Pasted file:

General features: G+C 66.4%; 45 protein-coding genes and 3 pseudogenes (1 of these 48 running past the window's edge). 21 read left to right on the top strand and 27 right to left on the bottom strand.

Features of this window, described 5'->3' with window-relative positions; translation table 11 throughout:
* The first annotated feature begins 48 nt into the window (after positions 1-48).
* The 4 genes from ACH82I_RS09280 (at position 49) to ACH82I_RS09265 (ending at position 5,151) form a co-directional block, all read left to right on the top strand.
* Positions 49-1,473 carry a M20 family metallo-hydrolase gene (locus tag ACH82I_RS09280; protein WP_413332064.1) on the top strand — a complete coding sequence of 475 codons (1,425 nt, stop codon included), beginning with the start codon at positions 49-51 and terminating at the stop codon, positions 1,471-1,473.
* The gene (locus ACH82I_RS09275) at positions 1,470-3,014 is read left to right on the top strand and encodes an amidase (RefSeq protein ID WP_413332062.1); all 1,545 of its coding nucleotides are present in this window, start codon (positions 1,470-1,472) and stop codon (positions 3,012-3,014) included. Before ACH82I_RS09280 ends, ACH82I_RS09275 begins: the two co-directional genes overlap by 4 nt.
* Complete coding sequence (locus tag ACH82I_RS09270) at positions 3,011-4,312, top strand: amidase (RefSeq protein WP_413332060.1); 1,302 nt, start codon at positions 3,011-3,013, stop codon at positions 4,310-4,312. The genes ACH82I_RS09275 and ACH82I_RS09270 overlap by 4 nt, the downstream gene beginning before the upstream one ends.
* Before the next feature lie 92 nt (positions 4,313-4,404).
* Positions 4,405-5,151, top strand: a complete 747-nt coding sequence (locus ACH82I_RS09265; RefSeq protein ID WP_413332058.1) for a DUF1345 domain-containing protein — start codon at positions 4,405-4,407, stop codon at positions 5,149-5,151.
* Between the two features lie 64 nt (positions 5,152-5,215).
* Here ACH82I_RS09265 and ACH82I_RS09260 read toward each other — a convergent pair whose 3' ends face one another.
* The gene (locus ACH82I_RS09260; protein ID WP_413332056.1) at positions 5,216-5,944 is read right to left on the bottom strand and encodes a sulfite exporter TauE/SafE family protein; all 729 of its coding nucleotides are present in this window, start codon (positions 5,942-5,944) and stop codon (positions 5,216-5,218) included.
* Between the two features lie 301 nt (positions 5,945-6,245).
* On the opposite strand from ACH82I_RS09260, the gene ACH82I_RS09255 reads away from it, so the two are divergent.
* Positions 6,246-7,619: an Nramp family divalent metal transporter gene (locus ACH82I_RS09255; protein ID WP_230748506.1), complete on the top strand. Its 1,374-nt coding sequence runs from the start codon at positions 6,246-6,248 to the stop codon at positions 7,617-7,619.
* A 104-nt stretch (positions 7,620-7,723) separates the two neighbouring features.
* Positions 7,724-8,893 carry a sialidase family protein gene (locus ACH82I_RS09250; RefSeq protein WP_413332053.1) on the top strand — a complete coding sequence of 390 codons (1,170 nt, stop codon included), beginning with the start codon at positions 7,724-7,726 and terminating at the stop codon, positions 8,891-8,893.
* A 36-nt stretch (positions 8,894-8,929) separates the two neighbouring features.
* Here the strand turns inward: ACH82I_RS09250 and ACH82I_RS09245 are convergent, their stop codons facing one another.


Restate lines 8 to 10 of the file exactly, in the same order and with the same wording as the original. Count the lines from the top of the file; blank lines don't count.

* Before the next feature lie 92 nt (positions 4,313-4,404).
* Positions 4,405-5,151, top strand: a complete 747-nt coding sequence (locus ACH82I_RS09265; RefSeq protein ID WP_413332058.1) for a DUF1345 domain-containing protein — start codon at positions 4,405-4,407, stop codon at positions 5,149-5,151.
* Between the two features lie 64 nt (positions 5,152-5,215).